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What environmental equality in Africa really looks like

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The just energy transition is meant to be an equal, democratic process where the world gradually moves toward lower carbon technology. Green technologies are reliant on minerals such as cobalt and lithium that are abundant in some African nations. There is a concern that this revolution will produce a new scramble for these commodities and that the rich will simply exploit poorer nations using their wealth and influence.

"The big global players are positioning themselves to control access to these resources," warns Professor Imraan Valodia, Pro Vice-Chancellor: Climate, Sustainability and Inequality, and Director of the Southern Center for Inequality Studies (SCIS) at Wits University. "The amount of being pumped into this is huge."

Industrializing Africa

The United States' Inflation Reduction Act of 2022 has allotted $663 billion for climate action investments. Part of this is aimed at stimulating manufacturing in the green economy, which in turn will require certain specific materials. But while countries like China and the U.S. are spending their way to a greener future, it is Africa that needs to transform and mitigate .

"Africa has to industrialize if it doesn't want to be a provider of raw materials, and it needs to take the green path," says Professor Dean Brady in the School of Chemistry at Wits.

"This is for two reasons: One being we need to prevent climate change as, according to the Wits Global Change Institute, southern Africa is particularly vulnerable because of its geographical location and its rate of socioeconomic development. Secondly, tend to be more efficient by definition [they produce less waste] and therefore are more competitive."

Brady believes that countries like South Africa can fund this in part through ring-fencing green taxes, such as the carbon tax.

Protectionist tariffs undermine Africa

Valodia believes that the use of green technologies to industrialize will become urgent for developing countries, because developed nations are introducing protectionist tariffs to safeguard their economies as they de-carbonize.

An example of this is the Carbon Border Adjustment Mechanism (CBAM), a European Union tariff on imported, carbon-intensive products like steel, cement, and aluminum which will come into effect in 2025.

"The basic plan with CBAM is that, for example, if you import a car into the EU, they can calculate backwards the amount of carbon used in its manufacture and tax you on this," explains Valodia. This means an add-on cost for local exporters putting an estimated R53 billion of South African exports at risk in the short-term.

The U.K. is planning to introduce a similar carbon tariff in 2027, and other countries, like Canada, Japan and the U.S., are in the process of introducing their own such border taxes.

"The rich nations need to finance this adjustment in countries in the Global South rather than expecting us to bear the burden on our exports," says Valodia.

Opaque funding 'aid'

Even the aid provided by wealthier countries to help move developing countries to green economies has been found wanting. At COP27, the 27th annual UN meeting on climate, several European countries and the U.S. announced an $8.5 billion funding package to help South Africa in its just transition in the energy sector.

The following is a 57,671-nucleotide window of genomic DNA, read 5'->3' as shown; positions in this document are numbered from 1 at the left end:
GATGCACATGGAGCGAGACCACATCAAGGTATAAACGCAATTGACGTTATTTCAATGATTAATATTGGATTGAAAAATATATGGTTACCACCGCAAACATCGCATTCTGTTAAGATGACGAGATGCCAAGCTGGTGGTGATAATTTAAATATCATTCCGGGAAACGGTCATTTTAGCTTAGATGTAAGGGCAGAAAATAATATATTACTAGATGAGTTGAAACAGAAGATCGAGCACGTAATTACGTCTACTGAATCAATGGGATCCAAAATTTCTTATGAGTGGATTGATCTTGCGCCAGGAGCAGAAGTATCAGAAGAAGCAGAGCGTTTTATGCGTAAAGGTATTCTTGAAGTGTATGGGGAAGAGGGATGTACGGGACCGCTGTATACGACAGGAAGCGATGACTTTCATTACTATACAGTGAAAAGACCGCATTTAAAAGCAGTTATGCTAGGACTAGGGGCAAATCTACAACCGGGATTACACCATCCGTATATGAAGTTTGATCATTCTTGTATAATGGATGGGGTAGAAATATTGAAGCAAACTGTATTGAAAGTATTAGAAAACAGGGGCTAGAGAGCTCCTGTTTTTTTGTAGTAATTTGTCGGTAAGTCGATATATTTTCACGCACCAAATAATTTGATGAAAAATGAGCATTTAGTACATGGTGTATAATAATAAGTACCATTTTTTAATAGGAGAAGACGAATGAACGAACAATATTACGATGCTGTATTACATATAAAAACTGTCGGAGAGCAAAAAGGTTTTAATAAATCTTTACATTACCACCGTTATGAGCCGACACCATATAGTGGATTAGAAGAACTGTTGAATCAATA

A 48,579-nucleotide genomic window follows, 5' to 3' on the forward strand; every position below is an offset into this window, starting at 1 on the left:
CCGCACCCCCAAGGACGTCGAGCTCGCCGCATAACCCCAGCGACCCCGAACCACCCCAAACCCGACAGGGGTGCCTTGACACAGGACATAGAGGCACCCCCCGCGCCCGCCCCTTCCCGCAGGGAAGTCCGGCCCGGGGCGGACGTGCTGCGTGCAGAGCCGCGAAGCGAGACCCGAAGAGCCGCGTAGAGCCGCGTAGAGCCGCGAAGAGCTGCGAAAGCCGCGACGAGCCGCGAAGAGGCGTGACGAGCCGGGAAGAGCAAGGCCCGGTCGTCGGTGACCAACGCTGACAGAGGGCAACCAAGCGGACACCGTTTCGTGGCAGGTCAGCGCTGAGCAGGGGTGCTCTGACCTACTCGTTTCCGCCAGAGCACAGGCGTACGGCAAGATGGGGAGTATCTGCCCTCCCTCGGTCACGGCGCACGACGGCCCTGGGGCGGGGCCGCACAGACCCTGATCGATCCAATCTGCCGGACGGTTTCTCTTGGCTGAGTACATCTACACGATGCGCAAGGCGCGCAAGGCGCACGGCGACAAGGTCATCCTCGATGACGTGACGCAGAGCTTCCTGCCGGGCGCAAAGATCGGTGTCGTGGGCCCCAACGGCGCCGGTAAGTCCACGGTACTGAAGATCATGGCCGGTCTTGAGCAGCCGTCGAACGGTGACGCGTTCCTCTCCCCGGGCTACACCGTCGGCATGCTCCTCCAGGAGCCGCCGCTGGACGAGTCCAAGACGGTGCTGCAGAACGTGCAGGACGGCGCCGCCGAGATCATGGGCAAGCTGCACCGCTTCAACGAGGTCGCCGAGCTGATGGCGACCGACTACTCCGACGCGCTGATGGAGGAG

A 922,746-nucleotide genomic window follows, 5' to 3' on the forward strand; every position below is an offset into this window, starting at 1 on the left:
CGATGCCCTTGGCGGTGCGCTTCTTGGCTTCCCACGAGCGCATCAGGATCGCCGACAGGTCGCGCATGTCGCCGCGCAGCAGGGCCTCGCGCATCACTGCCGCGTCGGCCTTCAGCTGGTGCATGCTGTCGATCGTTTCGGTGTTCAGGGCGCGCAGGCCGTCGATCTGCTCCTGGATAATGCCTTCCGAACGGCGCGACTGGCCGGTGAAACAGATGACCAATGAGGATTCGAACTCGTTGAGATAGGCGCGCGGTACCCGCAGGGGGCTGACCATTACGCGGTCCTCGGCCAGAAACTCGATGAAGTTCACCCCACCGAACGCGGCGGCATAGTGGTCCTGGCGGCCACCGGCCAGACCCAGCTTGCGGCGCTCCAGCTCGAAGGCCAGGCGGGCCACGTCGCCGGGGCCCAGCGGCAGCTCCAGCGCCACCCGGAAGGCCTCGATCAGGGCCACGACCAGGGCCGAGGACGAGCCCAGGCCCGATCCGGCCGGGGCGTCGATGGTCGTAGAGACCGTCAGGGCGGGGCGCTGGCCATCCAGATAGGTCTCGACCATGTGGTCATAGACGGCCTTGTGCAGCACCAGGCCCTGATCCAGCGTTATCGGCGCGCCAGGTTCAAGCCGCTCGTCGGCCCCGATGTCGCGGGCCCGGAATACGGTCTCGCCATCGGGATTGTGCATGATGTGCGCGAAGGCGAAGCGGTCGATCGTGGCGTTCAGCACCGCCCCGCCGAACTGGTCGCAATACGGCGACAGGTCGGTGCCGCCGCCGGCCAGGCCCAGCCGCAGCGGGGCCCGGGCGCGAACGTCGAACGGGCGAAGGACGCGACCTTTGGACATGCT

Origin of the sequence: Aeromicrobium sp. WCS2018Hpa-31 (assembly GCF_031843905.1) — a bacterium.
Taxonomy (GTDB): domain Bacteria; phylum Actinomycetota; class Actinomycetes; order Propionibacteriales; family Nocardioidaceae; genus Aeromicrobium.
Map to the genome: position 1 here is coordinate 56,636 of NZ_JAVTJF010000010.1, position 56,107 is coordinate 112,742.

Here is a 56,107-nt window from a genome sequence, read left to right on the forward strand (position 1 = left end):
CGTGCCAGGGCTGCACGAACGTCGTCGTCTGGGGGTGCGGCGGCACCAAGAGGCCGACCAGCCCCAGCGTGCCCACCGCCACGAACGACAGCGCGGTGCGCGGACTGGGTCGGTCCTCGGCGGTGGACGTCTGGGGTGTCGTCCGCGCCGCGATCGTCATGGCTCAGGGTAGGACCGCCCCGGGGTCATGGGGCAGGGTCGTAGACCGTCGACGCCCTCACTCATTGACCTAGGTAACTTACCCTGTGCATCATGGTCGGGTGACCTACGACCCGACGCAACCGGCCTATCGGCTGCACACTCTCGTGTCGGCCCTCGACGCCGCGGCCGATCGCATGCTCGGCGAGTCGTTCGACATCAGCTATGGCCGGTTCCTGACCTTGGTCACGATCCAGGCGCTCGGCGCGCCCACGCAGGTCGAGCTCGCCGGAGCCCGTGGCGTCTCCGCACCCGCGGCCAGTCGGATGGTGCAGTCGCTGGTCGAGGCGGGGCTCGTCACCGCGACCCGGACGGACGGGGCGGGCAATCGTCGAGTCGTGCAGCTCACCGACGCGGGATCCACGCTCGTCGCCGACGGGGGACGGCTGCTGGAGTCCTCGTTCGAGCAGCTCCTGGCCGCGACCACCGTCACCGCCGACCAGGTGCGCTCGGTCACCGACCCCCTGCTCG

In an article published in March 2024 titled, "What happened to the Just Energy Transition grant funding?," Valodia and SCIS colleagues Katrina Lehmann-Grube, Julia Taylor, and Sonia Phalatse took a closer look at this funding package. What they found was that only 4% of the total amount was grant financing with most of the balance comprising concessional loans.

"Most of it is funding packaged as technical support that is actually going to institutions in their own countries, not to us," says Valodia. "There needs to be proper commendatory schemes that go to the people that need it, rather than grand schemes that just benefit people in the north."

Funding Africa's just transition

But countries in the Global South are fighting back and BRICs countries have strongly opposed the introduction of CBAM. Their primary concern is that the risks associated with the tariff will not be equally distributed across the globe.

It has been suggested that certain concessions could be negotiated between South Africa and the European Union, where our existing climate change mechanisms, like green taxes, are used as an off-set.

There is also more funding money available that could be accessed, although some of this funding is controlled by the big powers.

At COP28 in 2023, it was decided to formally establish a loss and damage fund to support vulnerable countries to deal with the effects of climate change. The decision to make the World Bank the administrator of the fund was a controversial one of concern to many developing countries, given that the United States is the finance institution's largest shareholder and the only country that has veto powers to change the structure of the Bank. Another option was for the United Nations to administer such a fund.

Still, South Africa needs to find a way to speed itself to a green future. "The sooner we do this, the better for us," says Brady. "Africa is projected to be the most populous continent by the end of the 21st century and we really need to industrialize with efficient and non-polluting technologies for any chance of a healthy and wealthy future. There have already been a lot of missed opportunities."

Provided by Wits University
Citation: What environmental equality in Africa really looks like (2024, May 22) retrieved 19 July 2024 from
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